A detailed account of Kapaun's life is recounted in Fr. Arthur Tonne's Chaplain Kapaun: Patriot Priest of the Korean Conflict:

In a very definite sense, we are all beneficiaries from the life of Fr. Kapaun. He has left us a stirring example of devotion to duty. He has passed on to us a spirit of tolerance and understanding. He has given us a share of dauntless bravery – of body and soul. He has transmitted to every one of us a new appreciation of America, and a keener, more realistic understanding of our country's greatest enemy – godlessness, now stalking the world in the form of communism. He has bequeathed a picture of Christ-like life. What Fr. Kapaun willed to us cannot be contained in memorials, however costly or beautiful. It is a treasure for the human soul – the spirit of one who loved and served God and man – even unto death.

When Kapaun was assigned to the 8th Cavalry Regiment, which was surrounded and overrun by the Chinese army in North Korea in October and November 1950, he stayed behind with the wounded when the Army retreated. He allowed his own capture, then risked death by preventing Chinese executions of wounded Americans too injured to walk.[34]

In 1993, Kapaun was named a Servant of God by Pope John Paul II, the Vatican's first step toward possible canonization.[5] Also, the Vatican is now examining whether a medical healing that took place in Sedgwick County, Kansas, can be considered a miracle.[5]

Possible 2008 miracle[edit]

On June 29, 2008, the Opening Ceremony which officially opens the Cause for Sainthood for Kapaun was made on Father Kapaun Day held at St. John Nepomucene Catholic Church in Pilsen, Kansas.[35]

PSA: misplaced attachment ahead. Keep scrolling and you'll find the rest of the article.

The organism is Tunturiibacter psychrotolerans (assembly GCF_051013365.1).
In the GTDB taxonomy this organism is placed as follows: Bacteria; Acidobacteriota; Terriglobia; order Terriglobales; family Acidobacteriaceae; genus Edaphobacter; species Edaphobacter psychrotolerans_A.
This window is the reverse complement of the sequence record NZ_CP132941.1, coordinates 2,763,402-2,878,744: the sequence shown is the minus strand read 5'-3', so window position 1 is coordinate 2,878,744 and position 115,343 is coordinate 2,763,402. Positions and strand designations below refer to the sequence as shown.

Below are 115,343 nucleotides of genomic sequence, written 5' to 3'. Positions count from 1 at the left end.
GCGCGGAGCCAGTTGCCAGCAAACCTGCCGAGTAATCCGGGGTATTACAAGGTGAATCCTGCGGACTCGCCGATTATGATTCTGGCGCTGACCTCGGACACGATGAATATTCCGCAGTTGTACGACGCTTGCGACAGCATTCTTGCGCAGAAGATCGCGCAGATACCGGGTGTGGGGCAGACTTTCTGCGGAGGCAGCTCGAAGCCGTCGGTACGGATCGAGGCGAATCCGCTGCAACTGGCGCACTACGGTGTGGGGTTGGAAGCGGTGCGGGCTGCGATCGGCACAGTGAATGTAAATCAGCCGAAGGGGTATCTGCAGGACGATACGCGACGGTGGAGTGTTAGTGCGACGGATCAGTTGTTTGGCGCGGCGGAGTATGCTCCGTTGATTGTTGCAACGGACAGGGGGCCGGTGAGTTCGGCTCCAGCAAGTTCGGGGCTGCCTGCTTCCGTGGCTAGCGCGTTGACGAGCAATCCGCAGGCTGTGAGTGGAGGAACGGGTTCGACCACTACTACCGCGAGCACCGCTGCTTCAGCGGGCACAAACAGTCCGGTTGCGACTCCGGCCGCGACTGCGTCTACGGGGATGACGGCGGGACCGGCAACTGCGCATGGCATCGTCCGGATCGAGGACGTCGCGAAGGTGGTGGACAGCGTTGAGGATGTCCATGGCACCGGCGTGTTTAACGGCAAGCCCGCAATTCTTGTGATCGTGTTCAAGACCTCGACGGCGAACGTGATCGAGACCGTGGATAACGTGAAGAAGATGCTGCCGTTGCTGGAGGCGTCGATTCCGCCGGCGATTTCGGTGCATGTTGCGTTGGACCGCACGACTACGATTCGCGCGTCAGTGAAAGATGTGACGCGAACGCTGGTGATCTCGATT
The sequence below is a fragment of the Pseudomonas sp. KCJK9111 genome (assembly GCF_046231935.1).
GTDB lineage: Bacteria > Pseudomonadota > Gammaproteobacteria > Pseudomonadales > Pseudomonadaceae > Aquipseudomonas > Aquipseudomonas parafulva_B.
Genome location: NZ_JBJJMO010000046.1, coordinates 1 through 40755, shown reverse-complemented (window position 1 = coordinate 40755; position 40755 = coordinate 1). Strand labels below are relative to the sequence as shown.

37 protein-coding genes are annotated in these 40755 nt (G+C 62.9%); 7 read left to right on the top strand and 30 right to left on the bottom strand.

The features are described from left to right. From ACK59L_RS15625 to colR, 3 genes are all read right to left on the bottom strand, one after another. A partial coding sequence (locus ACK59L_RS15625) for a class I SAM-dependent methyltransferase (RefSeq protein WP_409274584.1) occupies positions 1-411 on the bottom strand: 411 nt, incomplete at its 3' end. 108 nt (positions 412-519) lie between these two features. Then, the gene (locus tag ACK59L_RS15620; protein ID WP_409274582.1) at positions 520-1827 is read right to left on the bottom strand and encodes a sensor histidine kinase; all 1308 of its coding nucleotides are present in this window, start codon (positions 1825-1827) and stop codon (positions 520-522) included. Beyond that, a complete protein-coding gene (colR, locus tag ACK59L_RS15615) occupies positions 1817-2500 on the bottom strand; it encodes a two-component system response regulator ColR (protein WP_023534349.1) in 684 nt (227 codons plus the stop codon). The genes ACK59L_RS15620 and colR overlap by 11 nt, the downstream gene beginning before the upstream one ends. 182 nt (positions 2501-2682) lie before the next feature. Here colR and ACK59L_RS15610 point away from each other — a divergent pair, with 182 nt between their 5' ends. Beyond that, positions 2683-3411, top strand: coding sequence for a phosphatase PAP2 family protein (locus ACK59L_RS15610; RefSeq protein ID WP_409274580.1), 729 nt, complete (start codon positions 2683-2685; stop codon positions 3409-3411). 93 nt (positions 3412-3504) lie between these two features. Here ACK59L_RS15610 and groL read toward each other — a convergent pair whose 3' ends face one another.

On June 26, 2009, Dr. Andrea Ambrosi, the Roman Postulator for Kapaun's cause for canonization arrived in Wichita in order to interview doctors in relation to alleged miraculous events.

Among these is the claim of 20-year-old Chase Kear who survived a severe head injury last year in part, he and his family claim, because they petitioned Fr. Emil Kapaun to intercede for them.[11][36] Kear, a member of the Hutchinson Community College track team, fell on his head during pole vaulting practice in October 2008, but, it is said, was miraculously healed despite being near death.[36] The Rev. John Hotze, the judicial vicar for the Diocese of Wichita, and trained in Canon Law, will assist in investigating Kear's case.[5]

Fr. Hotze has spent eight years investigating the proposed sainthood of Kapaun. The Catholic Church has considered canonizing Kapaun ever since soldiers were liberated from Korean prisoner-of-war camps in 1953 and told of Kapaun's heroism and faith.[37] The Wichita diocese has continue to receive reports of miracles involving Fr. Kapaun. He is being considered for possible designation as a martyr.[36]

Possible 2011 miracle[edit]

On May 7, 2011, Nick Dellasega collapsed at a Get Busy Living 5K race in Pittsburg, Kansas (honoring the memory of Dylan Meier). Due to a series of coincidences, Dellasega survived, even though he had seemingly died on the scene. His childhood friend, EMT Micah Ehling, is quoted by The Wichita Eagle as saying "I know what a face looks like when the soul leaves the body. And that's what Nick looked like".[38] Some bystanders attribute Dellasega's survival to the devotion of his cousin, Jonah Dellasega, who fell to his knees at the scene and prayed to Kapaun. In a strange coincidence not reported by The Eagle, Dylan Meier, in whose memory the 5K was being held, was slated to teach English in Korea at the time of his death.[39]

Skeptics[who?] point out that Kapaun's spirit could not possibly have orchestrated the bizarre coincidences that saved Nick's life because some of them were set in motion long before Nick collapsed (including a visit by Nick's uncle, Mark, a medical doctor from Greenville, North Carolina). Divine Providence, however, can be said to have set in motion all the events before they happened, including the visit by the uncle, Mark, and the prayers to Father Kapaun; so it's easy for believers to insist Kapaun intervened to save Dellasega's life. The Eagle reported, "The coincidences are strange enough and the prayer notable enough that a Catholic Church investigator has reported Nick's story to the Vatican, which happens to have a representative in Wichita again, sizing up Father Emil Kapaun for sainthood."[38]